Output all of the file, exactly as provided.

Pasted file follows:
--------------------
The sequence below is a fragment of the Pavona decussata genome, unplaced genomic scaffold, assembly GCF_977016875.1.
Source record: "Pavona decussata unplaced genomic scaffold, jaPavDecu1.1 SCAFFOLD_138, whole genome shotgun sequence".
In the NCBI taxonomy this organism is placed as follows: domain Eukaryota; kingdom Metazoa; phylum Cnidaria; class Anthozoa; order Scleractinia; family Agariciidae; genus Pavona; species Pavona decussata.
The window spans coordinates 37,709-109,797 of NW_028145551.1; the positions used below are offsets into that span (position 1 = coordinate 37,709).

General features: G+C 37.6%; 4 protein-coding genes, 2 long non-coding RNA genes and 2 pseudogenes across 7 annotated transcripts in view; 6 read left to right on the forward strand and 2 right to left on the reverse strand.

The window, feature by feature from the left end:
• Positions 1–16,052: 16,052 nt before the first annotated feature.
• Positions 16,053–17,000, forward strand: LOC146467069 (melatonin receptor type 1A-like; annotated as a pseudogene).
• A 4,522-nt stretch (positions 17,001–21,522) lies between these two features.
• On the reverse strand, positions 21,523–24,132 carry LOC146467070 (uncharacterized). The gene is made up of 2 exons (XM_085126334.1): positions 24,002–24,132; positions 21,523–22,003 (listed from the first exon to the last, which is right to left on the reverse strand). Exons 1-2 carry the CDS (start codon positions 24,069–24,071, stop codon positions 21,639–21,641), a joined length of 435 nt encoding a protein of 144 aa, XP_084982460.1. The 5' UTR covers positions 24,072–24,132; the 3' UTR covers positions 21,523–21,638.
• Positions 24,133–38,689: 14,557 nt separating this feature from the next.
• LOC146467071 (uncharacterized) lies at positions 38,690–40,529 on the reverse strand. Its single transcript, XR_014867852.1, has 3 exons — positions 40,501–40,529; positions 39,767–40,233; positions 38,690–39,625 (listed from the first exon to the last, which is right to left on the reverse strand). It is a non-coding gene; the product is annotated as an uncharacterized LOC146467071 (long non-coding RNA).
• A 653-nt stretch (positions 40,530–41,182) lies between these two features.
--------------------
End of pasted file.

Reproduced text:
The sequence below is a fragment of the Pavona decussata genome, unplaced genomic scaffold, assembly GCF_977016875.1.
Source record: "Pavona decussata unplaced genomic scaffold, jaPavDecu1.1 SCAFFOLD_138, whole genome shotgun sequence".
In the NCBI taxonomy this organism is placed as follows: domain Eukaryota; kingdom Metazoa; phylum Cnidaria; class Anthozoa; order Scleractinia; family Agariciidae; genus Pavona; species Pavona decussata.
The window spans coordinates 37,709-109,797 of NW_028145551.1; the positions used below are offsets into that span (position 1 = coordinate 37,709).

General features: G+C 37.6%; 4 protein-coding genes, 2 long non-coding RNA genes and 2 pseudogenes across 7 annotated transcripts in view; 6 read left to right on the forward strand and 2 right to left on the reverse strand.

The window, feature by feature from the left end:
• Positions 1–16,052: 16,052 nt before the first annotated feature.
• Positions 16,053–17,000, forward strand: LOC146467069 (melatonin receptor type 1A-like; annotated as a pseudogene).
• A 4,522-nt stretch (positions 17,001–21,522) lies between these two features.
• On the reverse strand, positions 21,523–24,132 carry LOC146467070 (uncharacterized). The gene is made up of 2 exons (XM_085126334.1): positions 24,002–24,132; positions 21,523–22,003 (listed from the first exon to the last, which is right to left on the reverse strand). Exons 1-2 carry the CDS (start codon positions 24,069–24,071, stop codon positions 21,639–21,641), a joined length of 435 nt encoding a protein of 144 aa, XP_084982460.1. The 5' UTR covers positions 24,072–24,132; the 3' UTR covers positions 21,523–21,638.
• Positions 24,133–38,689: 14,557 nt separating this feature from the next.
• LOC146467071 (uncharacterized) lies at positions 38,690–40,529 on the reverse strand. Its single transcript, XR_014867852.1, has 3 exons — positions 40,501–40,529; positions 39,767–40,233; positions 38,690–39,625 (listed from the first exon to the last, which is right to left on the reverse strand). It is a non-coding gene; the product is annotated as an uncharacterized LOC146467071 (long non-coding RNA).
• A 653-nt stretch (positions 40,530–41,182) lies between these two features.